Dissolving Partnerships in Illinois

Dissolving Partnerships in Illinois

handshake, business lawBusiness partnerships may be dissolved for any number of reasons. These can include a death, bankruptcy of the business, or simply the desire to move on. Once a vote has been taken to dissolve a partnership, the partners must adhere to the terms of the contract and state law to ensure that the appropriate steps are taken to formally end the relationship.

Reviewing the Partnership Agreement

Most partnership agreements identify the steps that need to be taken in order to dissolve the partnership. If there is no written agreement, then the dissolution of the partnership will be governed by the Uniform Partnership Act. A business law attorney in Illinois can help partners review the agreement and begin the process of formally dissolving the business partnership.

Dividing Assets & Debts

The dissolution of a business partnership requires the partners to determine how outstanding debts will be paid and how the business assets will be divided amongst the partners. One of the first things to determine is whether the business will permanently close or continue in operation once the partnership is dissolved. If it will, then a business law attorney can help the partners identify the most efficient and equitable method of dividing assets and business debts so that the enterprise can remain open for business.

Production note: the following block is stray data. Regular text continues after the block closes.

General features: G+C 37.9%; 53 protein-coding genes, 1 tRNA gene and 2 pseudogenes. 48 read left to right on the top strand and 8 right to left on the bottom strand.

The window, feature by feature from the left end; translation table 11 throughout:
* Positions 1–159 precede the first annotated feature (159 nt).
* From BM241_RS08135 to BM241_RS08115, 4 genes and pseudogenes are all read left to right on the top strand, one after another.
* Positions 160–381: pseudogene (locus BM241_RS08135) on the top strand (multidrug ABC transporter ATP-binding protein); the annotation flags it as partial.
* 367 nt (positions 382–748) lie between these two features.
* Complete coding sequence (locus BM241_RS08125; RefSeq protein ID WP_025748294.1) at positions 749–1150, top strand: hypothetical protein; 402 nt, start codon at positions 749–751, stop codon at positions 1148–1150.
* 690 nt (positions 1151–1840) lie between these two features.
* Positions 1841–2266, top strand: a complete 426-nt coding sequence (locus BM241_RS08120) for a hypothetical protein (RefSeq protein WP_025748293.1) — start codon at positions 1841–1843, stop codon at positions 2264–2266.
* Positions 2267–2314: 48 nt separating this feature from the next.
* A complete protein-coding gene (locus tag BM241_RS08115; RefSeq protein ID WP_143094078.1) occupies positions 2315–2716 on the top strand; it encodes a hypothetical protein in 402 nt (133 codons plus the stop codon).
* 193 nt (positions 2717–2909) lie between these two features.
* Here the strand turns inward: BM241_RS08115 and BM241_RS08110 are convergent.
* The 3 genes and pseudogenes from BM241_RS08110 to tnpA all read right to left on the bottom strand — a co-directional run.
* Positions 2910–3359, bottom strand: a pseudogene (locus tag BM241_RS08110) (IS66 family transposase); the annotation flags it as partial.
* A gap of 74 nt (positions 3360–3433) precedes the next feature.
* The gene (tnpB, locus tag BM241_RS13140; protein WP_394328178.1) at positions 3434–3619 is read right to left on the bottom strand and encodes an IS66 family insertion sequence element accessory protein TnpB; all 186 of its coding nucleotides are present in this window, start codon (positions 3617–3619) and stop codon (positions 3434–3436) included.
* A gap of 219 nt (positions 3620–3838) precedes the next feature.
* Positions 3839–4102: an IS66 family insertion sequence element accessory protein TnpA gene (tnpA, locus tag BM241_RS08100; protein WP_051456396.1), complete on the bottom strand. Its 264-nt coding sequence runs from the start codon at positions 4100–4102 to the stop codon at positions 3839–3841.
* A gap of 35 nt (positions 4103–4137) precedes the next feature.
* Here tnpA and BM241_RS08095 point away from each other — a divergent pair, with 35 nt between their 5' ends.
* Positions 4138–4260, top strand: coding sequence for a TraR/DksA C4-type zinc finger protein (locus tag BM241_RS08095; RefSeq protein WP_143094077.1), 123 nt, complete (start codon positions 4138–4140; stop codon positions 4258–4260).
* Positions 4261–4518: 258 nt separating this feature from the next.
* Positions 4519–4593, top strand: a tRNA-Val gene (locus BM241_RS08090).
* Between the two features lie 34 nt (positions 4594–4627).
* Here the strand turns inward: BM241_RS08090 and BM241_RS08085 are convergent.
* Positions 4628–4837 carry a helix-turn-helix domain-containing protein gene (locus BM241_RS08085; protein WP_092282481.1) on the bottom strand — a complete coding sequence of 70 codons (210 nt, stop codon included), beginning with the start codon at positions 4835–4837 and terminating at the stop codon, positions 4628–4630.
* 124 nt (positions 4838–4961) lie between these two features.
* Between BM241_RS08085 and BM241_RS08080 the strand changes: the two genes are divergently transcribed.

Filing with the State & Addressing Taxes

Illinois does not require individuals to file formal notice of a partnership’s dissolution. However, it is advisable to file a Statement of Dissolution with the Secretary of State’s office. This can help protect both partners from legal liability for any debts or actions that occur after the partnership is dissolved.

If the business is registered in multiple states or international jurisdictions, the partners will also need to take the proper steps to terminate the partnership in those jurisdictions. A business law attorney can identify the steps required to terminate the partnership in these jurisdictions.

Individuals should also plan to get a tax clearance from the Illinois Department of Revenue. This can help ensure that all tax issues are resolved and that the partners won’t incur any fines or penalties for outstanding tax balances.

Notifying Interested Parties

Unless specified within the partnership agreement, it’s not necessary to send out a formal notification to clients or creditors. However, it’s advisable to send notification because it can help protect partners from legal liability on outstanding contracts and agreements. This dissolution can be sent via regular mail, email, or by publishing a notice in the local newspaper.

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